Friday 5 June 2020

A mixed pair of a Herring Gull and a Lesser Black-Backed Gull often visit the Serpentine, but this is a new couple as the Herring Gull is only in its second year. The wing-pulling behaviour seems to be part of the courtship ritual.

A young Carrion Crow begged a parent for food, but none was available at the moment. I took pity on the young bird and gave it some peanuts which it happily ate.

A Greenfinch sang its chattering song, looking very bright against dark green holly leaves. The other song, not heard here, is a peculiar wheezing sound.

A Pied Wagtail ran along the lake shore collecting insects for its young.

A Wren scolded loudly from a fallen branch beside the Long Water.

House Martins flew low over the lake, and could be photographed looking down from the bridge.

A Tufted drake flew in from the other side.

An irritable Mute Swan chased a Coot.

The dominant swan on the Long Water guarded the eggs while the female took a break. When this pair nested on the little artificial island there was always a Coot nest next to them, and the Coots seem to have followed them to this new site. Do Coots know that a nesting swan will protect them from gulls? I'm not sure they're bright enough to realise this.

Other swan news: the single cygnet on the Long Water is in good order ...

... and so are the six on the Serpentine ...

... but the mother of the three was having trouble with the crow again. She kept it away.

The Black Swan is regrowing its wing feathers. The new set will be pure white, without the black tips of the previous set.

A Gadwall rested on a turned-off fountain in the Italian Garden.

According to the gardeners they can't be turned on again until a man comes from an outside firm to perform some electrical magic. The old steam-powered fountains were much simpler, though there would have had to be a stoker constantly in attendance.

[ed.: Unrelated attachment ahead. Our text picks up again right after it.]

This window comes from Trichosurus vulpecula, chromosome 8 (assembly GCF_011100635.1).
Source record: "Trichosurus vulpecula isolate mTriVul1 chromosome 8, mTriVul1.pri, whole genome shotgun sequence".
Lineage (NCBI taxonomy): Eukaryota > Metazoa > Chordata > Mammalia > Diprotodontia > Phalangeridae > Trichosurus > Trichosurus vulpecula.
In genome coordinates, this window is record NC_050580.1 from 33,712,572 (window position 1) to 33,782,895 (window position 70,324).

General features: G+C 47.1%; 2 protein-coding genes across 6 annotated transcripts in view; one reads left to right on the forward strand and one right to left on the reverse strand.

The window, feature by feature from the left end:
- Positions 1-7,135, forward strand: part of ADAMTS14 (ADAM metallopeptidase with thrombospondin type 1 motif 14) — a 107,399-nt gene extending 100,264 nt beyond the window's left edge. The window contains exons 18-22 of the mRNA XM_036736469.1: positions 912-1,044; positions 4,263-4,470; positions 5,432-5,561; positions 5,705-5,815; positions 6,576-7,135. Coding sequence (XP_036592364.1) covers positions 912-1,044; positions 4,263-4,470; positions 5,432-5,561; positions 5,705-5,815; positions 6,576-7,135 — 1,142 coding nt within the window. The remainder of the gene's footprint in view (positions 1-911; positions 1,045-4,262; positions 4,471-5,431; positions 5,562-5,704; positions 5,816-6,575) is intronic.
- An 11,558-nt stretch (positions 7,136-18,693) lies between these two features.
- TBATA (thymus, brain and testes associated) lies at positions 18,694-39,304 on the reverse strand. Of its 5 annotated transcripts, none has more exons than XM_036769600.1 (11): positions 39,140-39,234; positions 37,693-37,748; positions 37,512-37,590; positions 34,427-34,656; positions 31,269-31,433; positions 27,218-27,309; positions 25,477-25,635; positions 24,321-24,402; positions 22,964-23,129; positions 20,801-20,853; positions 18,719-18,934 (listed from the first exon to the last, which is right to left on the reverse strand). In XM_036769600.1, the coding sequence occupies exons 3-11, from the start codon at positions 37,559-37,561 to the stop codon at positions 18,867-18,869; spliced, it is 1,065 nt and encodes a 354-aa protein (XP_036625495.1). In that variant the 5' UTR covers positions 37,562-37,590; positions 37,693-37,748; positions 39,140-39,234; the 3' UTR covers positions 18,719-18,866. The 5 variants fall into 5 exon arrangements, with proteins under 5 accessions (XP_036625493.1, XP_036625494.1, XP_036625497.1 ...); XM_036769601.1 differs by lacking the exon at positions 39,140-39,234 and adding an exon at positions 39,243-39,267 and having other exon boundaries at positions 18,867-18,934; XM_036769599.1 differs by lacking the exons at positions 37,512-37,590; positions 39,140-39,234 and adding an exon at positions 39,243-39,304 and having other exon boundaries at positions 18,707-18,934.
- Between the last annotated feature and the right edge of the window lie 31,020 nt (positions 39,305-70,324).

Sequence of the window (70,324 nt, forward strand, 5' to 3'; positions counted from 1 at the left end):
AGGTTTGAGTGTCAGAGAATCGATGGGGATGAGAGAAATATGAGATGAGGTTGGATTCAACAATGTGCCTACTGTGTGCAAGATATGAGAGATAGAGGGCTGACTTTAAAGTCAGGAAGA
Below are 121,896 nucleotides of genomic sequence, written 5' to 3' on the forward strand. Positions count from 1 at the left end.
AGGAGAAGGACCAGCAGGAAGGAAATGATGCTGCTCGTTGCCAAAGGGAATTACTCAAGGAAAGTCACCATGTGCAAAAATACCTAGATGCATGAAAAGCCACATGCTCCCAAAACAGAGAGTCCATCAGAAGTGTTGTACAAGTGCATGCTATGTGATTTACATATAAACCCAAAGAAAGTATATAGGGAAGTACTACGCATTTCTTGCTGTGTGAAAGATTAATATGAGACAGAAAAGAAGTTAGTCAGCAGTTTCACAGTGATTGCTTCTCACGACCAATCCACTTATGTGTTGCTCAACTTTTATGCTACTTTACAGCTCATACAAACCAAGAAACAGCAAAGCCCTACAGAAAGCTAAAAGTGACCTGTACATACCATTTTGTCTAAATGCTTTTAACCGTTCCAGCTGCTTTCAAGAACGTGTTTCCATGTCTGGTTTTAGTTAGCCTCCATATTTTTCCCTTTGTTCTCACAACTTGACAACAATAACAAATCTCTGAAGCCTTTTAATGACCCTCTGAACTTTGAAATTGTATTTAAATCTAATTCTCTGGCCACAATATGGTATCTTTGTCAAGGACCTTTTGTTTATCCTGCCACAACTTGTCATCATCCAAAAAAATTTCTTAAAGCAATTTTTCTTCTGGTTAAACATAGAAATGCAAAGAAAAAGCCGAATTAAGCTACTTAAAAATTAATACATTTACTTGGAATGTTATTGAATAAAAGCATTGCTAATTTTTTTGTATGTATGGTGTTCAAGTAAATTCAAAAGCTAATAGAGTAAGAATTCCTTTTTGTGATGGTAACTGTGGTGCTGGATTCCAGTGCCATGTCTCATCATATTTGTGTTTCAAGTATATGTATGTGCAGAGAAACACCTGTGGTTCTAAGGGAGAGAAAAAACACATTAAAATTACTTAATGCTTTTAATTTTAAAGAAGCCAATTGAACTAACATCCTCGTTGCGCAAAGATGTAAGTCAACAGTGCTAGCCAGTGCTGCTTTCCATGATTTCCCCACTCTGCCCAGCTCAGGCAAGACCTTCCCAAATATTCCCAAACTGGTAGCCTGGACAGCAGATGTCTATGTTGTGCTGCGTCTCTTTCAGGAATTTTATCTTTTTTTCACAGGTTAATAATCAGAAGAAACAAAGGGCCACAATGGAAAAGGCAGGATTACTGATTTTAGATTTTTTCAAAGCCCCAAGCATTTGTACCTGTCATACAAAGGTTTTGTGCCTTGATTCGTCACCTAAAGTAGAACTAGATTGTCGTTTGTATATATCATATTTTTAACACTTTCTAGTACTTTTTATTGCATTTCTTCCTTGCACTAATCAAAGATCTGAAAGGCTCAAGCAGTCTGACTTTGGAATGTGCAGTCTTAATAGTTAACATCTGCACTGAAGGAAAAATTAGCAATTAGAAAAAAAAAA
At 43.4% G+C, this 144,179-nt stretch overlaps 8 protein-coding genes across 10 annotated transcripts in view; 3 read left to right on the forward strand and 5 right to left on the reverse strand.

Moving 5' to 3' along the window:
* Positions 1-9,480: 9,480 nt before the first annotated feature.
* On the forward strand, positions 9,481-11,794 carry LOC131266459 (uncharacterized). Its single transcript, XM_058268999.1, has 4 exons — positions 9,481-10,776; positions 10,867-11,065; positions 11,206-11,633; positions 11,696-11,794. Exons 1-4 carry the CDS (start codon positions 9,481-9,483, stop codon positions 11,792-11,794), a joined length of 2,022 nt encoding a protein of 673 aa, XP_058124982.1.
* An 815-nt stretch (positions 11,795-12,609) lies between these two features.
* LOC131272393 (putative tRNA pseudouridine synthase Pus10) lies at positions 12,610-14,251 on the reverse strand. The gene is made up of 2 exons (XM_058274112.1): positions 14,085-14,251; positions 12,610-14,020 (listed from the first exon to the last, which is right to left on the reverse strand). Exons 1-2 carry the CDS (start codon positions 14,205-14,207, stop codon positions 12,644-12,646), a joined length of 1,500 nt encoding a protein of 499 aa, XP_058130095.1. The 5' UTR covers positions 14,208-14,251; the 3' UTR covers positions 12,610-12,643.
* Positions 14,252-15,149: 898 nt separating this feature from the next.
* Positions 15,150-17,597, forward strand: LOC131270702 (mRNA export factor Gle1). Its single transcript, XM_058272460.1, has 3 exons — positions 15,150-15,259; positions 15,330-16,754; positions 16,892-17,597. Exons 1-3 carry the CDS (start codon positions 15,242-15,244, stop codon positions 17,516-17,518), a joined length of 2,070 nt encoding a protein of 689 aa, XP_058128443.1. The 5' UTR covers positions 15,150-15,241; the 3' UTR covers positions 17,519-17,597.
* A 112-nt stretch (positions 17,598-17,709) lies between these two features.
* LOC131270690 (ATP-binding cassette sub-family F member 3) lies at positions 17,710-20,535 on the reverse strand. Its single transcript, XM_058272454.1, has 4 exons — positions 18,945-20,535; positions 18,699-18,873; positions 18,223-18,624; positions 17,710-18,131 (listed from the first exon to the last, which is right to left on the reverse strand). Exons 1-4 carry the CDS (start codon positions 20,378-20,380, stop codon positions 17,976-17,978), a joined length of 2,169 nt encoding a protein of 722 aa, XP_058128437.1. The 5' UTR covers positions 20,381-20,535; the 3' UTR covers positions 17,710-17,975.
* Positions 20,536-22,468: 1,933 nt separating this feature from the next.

A Great Crested Grebe rested comfortably on the nest under the willow by the bridge. There should be a fine view of the chicks when they hatch.

A female Black-Tailed Skimmer dragonfly showed off her fine markings on an iris leaf.

Joan Chatterley sent another picture of the blonde Egyptian Goose in St James's Park. This really does seem to be our Blondie. Odd that she should have deserted the Serpentine after having been so sedentary for years.

Duncan Campbell reports that there are still seven Egyptian goslings at Marble Arch. It shows how greatly survival improves when there isn't a host of hungry Herring Gulls milling around, as on the Serpentine.


  1. Why has Blondie forsaken us? Come back, we love you!

    The odd gull couple is endearing. Well, as endearing as those killing machines can be.

    I have read that some toucan species nest usually in the same tree where harpy eagles do, the rationale being that no one would dare to approach a harpy eagle's nest, and they gamble also on harpy eagles considering them beneath their notice. It must be conceded though that toucans are much brigher than coots.

    1. In the case of these Coots, I think what started it was the fact that Coots start nesting before Mute Swans do, and the artificial island was available. And then, for some reason, the swans left them alone, so the Coots got into the habit. But see above for what a swan will do to a Coot unprovoked, simply because it's in a bad temper.

    2. Red-Breasted Geese often nest, even form nesting colonies, close to the nests of Peregrines and other large birds of prey, and research found the geese suffer less Arctic Fox predation. The same birds of prey are predators of the geese in other contexts. I have also heard of tits nesting in the same tree as kestrels, and rabbit burrows close to fox family dens, which the foxes generally leave alone. Jim

    3. Thanks for the information.

  2. Replies
    1. Taken in very dim light under trees, so with very high ISO which has made it grainy. But the pose is fun.

    2. Had to come back just to agree! The pose is so fun. Plucky little bird.